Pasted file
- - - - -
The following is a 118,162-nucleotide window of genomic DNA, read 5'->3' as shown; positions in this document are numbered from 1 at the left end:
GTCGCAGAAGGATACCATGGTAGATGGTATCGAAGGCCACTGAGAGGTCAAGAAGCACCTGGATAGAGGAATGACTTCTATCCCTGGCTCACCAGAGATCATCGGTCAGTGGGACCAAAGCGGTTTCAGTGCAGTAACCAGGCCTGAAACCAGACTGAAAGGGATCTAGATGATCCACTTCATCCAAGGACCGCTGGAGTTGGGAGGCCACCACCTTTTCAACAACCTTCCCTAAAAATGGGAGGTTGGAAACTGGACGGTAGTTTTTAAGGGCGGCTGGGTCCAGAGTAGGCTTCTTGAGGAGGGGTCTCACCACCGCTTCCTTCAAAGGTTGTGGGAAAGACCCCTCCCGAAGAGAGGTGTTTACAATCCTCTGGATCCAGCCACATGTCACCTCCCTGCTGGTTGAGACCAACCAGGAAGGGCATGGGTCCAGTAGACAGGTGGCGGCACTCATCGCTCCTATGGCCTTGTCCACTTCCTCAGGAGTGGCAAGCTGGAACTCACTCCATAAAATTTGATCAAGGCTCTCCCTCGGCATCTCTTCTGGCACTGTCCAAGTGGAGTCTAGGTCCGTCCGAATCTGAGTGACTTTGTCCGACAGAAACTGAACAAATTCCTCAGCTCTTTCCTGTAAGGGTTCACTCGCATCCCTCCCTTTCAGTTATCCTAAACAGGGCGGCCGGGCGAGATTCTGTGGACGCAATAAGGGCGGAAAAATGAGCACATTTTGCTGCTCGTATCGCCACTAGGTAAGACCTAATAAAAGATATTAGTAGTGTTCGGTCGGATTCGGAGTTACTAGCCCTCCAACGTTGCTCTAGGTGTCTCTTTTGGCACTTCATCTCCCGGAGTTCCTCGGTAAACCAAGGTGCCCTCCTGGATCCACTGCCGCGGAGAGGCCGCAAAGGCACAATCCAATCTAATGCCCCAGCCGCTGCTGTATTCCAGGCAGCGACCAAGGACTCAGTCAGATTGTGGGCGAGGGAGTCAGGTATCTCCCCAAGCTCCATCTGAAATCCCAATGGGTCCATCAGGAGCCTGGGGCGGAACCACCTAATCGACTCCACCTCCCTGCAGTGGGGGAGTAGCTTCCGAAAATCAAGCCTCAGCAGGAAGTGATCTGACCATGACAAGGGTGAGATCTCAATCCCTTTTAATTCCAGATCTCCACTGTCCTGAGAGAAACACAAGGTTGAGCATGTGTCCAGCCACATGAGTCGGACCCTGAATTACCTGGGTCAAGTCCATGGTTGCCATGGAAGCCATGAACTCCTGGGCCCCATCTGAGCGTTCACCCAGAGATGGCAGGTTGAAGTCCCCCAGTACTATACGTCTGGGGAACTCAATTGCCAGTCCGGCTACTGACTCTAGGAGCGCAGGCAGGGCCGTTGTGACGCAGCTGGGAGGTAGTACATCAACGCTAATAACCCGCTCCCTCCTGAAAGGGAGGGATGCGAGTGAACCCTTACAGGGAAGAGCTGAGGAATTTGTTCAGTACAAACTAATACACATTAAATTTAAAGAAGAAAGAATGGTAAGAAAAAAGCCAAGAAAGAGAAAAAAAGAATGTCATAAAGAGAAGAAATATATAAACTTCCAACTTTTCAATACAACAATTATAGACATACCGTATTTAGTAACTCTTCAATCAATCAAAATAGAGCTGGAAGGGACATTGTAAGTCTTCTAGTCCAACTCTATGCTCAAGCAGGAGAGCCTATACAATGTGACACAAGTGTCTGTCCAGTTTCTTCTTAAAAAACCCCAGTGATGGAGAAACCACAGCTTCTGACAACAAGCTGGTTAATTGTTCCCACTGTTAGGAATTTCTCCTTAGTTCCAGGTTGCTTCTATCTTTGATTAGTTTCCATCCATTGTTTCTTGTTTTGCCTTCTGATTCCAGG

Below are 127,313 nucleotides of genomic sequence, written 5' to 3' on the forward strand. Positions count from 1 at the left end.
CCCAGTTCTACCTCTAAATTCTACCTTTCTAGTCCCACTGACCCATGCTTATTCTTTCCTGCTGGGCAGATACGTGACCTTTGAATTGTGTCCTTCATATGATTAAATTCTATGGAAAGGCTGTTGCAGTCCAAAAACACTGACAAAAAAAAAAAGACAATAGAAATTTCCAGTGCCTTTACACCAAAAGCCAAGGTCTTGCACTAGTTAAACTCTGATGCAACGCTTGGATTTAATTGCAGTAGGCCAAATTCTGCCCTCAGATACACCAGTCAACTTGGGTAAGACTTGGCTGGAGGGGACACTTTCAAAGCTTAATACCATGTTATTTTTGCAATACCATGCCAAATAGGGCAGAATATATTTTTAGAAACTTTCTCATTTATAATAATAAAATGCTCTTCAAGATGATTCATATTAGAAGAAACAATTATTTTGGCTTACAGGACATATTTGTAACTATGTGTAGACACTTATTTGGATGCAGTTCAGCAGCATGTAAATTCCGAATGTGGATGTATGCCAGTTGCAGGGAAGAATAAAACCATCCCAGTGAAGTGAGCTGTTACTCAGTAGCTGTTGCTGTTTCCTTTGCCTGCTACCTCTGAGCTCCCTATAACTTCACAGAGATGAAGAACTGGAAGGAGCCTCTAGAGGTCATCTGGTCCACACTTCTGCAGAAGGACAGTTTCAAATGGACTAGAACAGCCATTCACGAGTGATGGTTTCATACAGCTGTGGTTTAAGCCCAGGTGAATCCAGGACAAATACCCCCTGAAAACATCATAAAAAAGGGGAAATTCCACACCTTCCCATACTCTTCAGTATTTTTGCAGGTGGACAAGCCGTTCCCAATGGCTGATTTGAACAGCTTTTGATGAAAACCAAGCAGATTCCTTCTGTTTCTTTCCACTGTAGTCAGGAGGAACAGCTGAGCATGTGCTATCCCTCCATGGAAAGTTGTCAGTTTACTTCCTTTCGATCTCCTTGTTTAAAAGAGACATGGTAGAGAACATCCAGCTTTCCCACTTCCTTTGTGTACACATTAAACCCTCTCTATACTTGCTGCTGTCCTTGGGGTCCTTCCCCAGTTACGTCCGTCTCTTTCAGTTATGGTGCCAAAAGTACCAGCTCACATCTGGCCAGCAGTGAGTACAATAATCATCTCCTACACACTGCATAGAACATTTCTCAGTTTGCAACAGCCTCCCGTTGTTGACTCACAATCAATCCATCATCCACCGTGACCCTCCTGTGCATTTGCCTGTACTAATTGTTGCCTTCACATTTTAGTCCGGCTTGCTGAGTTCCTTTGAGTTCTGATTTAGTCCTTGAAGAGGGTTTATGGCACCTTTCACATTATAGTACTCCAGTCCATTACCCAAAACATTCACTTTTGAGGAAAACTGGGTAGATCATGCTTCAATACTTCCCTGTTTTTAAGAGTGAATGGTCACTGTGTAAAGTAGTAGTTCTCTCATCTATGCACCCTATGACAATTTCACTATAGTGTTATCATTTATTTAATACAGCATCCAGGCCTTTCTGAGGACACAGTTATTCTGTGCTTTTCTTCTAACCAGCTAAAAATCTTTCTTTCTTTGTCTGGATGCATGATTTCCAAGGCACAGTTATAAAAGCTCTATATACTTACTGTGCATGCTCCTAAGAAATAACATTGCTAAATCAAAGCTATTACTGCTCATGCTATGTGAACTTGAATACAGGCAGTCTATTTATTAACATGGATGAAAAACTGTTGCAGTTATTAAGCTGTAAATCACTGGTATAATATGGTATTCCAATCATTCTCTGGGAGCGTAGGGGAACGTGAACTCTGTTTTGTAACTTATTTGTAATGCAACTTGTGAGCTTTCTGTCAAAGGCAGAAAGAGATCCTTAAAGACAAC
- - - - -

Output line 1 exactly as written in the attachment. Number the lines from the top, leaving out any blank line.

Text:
The following is a 118,162-nucleotide window of genomic DNA, read 5'->3' as shown; positions in this document are numbered from 1 at the left end: